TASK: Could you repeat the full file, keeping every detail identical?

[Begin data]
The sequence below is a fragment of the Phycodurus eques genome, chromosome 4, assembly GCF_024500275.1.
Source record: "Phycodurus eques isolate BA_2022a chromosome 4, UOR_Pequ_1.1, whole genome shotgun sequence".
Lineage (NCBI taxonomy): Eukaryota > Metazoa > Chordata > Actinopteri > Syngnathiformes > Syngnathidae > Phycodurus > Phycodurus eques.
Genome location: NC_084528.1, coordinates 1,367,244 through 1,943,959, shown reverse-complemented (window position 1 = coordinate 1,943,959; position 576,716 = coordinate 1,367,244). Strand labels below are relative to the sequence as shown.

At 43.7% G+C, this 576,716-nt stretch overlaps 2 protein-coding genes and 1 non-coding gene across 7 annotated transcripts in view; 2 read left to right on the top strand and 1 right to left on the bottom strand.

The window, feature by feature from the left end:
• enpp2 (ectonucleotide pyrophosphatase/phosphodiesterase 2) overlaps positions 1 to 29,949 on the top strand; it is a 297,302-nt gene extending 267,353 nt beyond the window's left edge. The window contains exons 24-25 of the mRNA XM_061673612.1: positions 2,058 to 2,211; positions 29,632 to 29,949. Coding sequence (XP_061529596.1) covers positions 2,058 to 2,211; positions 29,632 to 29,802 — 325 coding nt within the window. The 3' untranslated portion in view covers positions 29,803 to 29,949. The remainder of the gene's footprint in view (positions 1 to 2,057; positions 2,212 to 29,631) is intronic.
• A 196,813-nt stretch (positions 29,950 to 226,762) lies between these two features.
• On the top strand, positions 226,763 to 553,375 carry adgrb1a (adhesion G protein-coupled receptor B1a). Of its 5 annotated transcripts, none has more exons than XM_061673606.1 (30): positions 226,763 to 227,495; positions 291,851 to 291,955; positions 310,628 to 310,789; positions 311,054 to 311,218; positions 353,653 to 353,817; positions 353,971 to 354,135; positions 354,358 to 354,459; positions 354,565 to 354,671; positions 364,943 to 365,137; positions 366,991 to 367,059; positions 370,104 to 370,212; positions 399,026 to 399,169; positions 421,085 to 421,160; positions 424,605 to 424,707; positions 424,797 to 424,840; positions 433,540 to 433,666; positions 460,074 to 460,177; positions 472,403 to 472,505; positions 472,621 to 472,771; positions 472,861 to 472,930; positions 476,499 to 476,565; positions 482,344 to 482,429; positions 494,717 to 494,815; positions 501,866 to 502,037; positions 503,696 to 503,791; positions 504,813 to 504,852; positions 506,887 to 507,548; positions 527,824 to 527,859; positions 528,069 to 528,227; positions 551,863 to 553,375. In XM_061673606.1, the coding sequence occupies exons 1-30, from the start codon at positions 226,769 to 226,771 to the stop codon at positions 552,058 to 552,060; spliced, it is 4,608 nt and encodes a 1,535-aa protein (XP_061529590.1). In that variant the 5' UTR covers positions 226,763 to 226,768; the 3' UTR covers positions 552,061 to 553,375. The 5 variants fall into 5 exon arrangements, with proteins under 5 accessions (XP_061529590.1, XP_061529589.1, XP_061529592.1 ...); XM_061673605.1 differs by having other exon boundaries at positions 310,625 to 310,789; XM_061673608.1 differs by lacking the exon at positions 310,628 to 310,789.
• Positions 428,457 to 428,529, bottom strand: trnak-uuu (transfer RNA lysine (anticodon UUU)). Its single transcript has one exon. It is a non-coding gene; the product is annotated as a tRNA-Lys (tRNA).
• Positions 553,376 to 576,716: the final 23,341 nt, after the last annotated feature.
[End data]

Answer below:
The sequence below is a fragment of the Phycodurus eques genome, chromosome 4, assembly GCF_024500275.1.
Source record: "Phycodurus eques isolate BA_2022a chromosome 4, UOR_Pequ_1.1, whole genome shotgun sequence".
Lineage (NCBI taxonomy): Eukaryota > Metazoa > Chordata > Actinopteri > Syngnathiformes > Syngnathidae > Phycodurus > Phycodurus eques.
Genome location: NC_084528.1, coordinates 1,367,244 through 1,943,959, shown reverse-complemented (window position 1 = coordinate 1,943,959; position 576,716 = coordinate 1,367,244). Strand labels below are relative to the sequence as shown.

At 43.7% G+C, this 576,716-nt stretch overlaps 2 protein-coding genes and 1 non-coding gene across 7 annotated transcripts in view; 2 read left to right on the top strand and 1 right to left on the bottom strand.

The window, feature by feature from the left end:
• enpp2 (ectonucleotide pyrophosphatase/phosphodiesterase 2) overlaps positions 1 to 29,949 on the top strand; it is a 297,302-nt gene extending 267,353 nt beyond the window's left edge. The window contains exons 24-25 of the mRNA XM_061673612.1: positions 2,058 to 2,211; positions 29,632 to 29,949. Coding sequence (XP_061529596.1) covers positions 2,058 to 2,211; positions 29,632 to 29,802 — 325 coding nt within the window. The 3' untranslated portion in view covers positions 29,803 to 29,949. The remainder of the gene's footprint in view (positions 1 to 2,057; positions 2,212 to 29,631) is intronic.
• A 196,813-nt stretch (positions 29,950 to 226,762) lies between these two features.
• On the top strand, positions 226,763 to 553,375 carry adgrb1a (adhesion G protein-coupled receptor B1a). Of its 5 annotated transcripts, none has more exons than XM_061673606.1 (30): positions 226,763 to 227,495; positions 291,851 to 291,955; positions 310,628 to 310,789; positions 311,054 to 311,218; positions 353,653 to 353,817; positions 353,971 to 354,135; positions 354,358 to 354,459; positions 354,565 to 354,671; positions 364,943 to 365,137; positions 366,991 to 367,059; positions 370,104 to 370,212; positions 399,026 to 399,169; positions 421,085 to 421,160; positions 424,605 to 424,707; positions 424,797 to 424,840; positions 433,540 to 433,666; positions 460,074 to 460,177; positions 472,403 to 472,505; positions 472,621 to 472,771; positions 472,861 to 472,930; positions 476,499 to 476,565; positions 482,344 to 482,429; positions 494,717 to 494,815; positions 501,866 to 502,037; positions 503,696 to 503,791; positions 504,813 to 504,852; positions 506,887 to 507,548; positions 527,824 to 527,859; positions 528,069 to 528,227; positions 551,863 to 553,375. In XM_061673606.1, the coding sequence occupies exons 1-30, from the start codon at positions 226,769 to 226,771 to the stop codon at positions 552,058 to 552,060; spliced, it is 4,608 nt and encodes a 1,535-aa protein (XP_061529590.1). In that variant the 5' UTR covers positions 226,763 to 226,768; the 3' UTR covers positions 552,061 to 553,375. The 5 variants fall into 5 exon arrangements, with proteins under 5 accessions (XP_061529590.1, XP_061529589.1, XP_061529592.1 ...); XM_061673605.1 differs by having other exon boundaries at positions 310,625 to 310,789; XM_061673608.1 differs by lacking the exon at positions 310,628 to 310,789.
• Positions 428,457 to 428,529, bottom strand: trnak-uuu (transfer RNA lysine (anticodon UUU)). Its single transcript has one exon. It is a non-coding gene; the product is annotated as a tRNA-Lys (tRNA).
• Positions 553,376 to 576,716: the final 23,341 nt, after the last annotated feature.